Nov 302010

My old white Kindle 2 next to my new graphite Kindle 3

A few days before my birthday, I got a pleasant surprise in the mail today: a new Kindle 3 from my wife. I own (and am quite happy with) a Kindle 2 already, but after reading and writing about the Kindle 3 for almost 5 months now, and seeing photos and being able to play with one at the local Target, I finally decided I wanted the upgrade — and I’m glad I did.

I decided on the $189 graphite 3G + Wi-Fi Kindle 3 — while the $139 Wi-Fi-only version is a great deal, only $50 extra for 3G connectivity and free-for-life 3G wireless service was too good a value to pass up. For $50, I’d rather have it and not really need it than need it and not have it.

The first thing that struck me is just how small, thin, and light it is. While my old Kindle 2 is hardly enormous or heavy — only 10.2 ounces — the Kindle 3 is smaller in every dimension and only weighs 8.7 ounces (about half a pound). It’s very easy to hold and read one-handed, especially since I haven’t gotten a case for it yet.

The second thing I noticed is the new e-Ink Pearl screen, which promised increased contrast. It definitely delivers. Just check out the photo above: see how much darker the blacks are on the K3 compared to the K2? On the K3, I find the blacks to be noticeably darker (almost a true black), and the background to be slightly lighter (still not a true white, but a lighter shade of gray than on the K2). In combination, the text really pops off the page on the K3. While the K2’s contrast was fine by itself, when I look at it compared to the new K3, it seems a bit “muddied” in comparison.

Helping text readability even more is the K3’s new support for 3 different fonts (normal, condensed, and sans serif) and 3 line spacing options — in addition to the 8 font sizes shared with the K2. After playing around with them a bit, I like the sans serif font (which is bolder than the normal) with the medium line spacing option, on the 4th text size. Check out the difference in the photo below:

Notice the bolder, darker text of the K3 (click pic to read more…)

The text on the Kindle 3 is significantly darker than on the K2, and the background is lighter. The combination makes for a noticeable improvement in readability. Another nice improvement: notice how much more text you get on the K3 screen — an extra 5 lines of text. This is from a combination of the font being more condensed (but more readable), and the location bar being moved all the way down to the very bottom edge of the K3’s screen. Even better, once you click the next page button on the K3, the title bar (that shows the name of the book and the battery indicator) disappears, giving you more room at the top and bottom. Even with the same font type and size, the K3 will get several extra lines of text per page. In total, it seems like I’ll get 25-33% more words on the K3 screen, which is great for a few reasons: having to press the page turn button less frequently (which is nice in itself) also means I should be able to read faster, and the battery will last longer, since e-Ink screens only use power when you change pages (you should get about 10,000 page turns per battery charge, regardless of how many words are on each page). In other words: a book that used to take 1,000 page turns (and use 1/10th the battery life) might now only take 750 page turns (and 1/13th the battery life).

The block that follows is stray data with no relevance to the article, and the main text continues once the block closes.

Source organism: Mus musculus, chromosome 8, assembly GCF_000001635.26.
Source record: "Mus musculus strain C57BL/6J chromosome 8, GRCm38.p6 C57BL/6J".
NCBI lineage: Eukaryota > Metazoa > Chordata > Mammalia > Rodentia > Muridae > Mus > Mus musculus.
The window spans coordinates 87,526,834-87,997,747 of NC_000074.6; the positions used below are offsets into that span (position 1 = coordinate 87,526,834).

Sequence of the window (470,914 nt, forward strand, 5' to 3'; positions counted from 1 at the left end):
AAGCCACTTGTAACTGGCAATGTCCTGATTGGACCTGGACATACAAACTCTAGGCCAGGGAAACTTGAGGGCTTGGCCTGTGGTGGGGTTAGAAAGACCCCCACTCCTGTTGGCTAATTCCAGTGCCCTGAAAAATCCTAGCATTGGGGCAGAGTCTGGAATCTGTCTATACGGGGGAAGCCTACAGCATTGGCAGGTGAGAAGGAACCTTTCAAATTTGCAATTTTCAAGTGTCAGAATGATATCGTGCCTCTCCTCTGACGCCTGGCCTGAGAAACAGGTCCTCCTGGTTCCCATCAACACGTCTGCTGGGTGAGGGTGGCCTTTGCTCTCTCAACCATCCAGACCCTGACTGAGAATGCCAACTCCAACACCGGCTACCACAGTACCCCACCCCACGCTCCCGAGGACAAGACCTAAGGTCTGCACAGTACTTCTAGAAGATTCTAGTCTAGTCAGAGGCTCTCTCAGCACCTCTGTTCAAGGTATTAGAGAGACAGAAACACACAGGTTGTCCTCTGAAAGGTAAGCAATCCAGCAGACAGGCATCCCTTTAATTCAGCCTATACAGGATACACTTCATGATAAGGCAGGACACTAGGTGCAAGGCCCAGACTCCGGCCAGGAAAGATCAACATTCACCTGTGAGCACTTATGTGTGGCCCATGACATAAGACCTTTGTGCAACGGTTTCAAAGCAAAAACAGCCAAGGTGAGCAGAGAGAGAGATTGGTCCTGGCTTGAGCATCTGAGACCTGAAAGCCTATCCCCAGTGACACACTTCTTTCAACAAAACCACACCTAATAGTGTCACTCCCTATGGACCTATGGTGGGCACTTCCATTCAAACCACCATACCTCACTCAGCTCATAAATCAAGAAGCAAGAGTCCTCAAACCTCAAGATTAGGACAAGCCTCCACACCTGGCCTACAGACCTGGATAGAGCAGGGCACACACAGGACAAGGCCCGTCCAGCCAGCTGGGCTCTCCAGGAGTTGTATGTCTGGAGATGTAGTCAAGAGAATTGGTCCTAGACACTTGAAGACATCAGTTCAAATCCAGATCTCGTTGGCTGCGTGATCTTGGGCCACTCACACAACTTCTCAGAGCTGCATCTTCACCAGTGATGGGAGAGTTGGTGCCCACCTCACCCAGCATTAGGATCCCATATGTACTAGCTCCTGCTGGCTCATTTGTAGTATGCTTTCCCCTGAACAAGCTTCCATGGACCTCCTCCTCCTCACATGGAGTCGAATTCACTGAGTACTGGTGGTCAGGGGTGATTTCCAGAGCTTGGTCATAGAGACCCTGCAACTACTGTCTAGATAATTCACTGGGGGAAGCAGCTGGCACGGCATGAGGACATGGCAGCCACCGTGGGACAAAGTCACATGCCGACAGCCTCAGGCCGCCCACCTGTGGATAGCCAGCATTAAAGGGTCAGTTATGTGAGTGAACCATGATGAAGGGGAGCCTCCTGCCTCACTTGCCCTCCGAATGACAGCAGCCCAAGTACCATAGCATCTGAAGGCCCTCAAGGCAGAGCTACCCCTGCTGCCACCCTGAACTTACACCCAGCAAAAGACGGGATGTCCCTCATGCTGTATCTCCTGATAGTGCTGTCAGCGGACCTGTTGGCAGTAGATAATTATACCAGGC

A few other notes: the K3 has a few improvements I haven’t really noticed yet, including longer battery life (both will last for weeks), more storage space (I’m nowhere near filling up either one of them), and faster page turns. I did a side-by-side test, and the K3’s page turns are a little faster, but this is honestly a non-issue for me, as the K2 is plenty fast enough anyway — faster than turning a page in a physical book. Whether the K2 is 0.8 seconds and the K3 is 0.6 or whatever, they’re both fast enough that I don’t notice any delay.

I played around a bit with the K3’s improved web browser (and Wi-Fi connectivity, which for some reason didn’t “see” my network, but once I entered the network name and password it connected with no problem), and it does seem to be much improved. Using the web browser on the K2 could be described as frustrating at best: you could do it, but only if you really had to. The K3 browser is still far from pleasant (compared to a computer or iPad), but it’s much faster, more usable, and seems to render more sites properly. It had no problem with my Yahoo portal, Yahoo mail, this blog, and Amazon’s DTP book sales reports … which I’m embarrassed to admit that I check way more often than I should. 😉 (Ironically, Amazon’s DTP page had problems loading properly on the K2.) The K3’s zooming and panning functions (a necessity due to the 6″ screen) worked pretty well, and the “article mode” (which strips out extraneous stuff and just presents the main text from some web pages) works great so far — this blog came up looking great in article mode. Of course, the Kindle’s e-Ink screen is 16-shade grayscale, and it doesn’t do video, so certain sites are just not going to look that great. And the speed is so-so over Wi-Fi; I think it’s slower over 3G but haven’t tested that yet.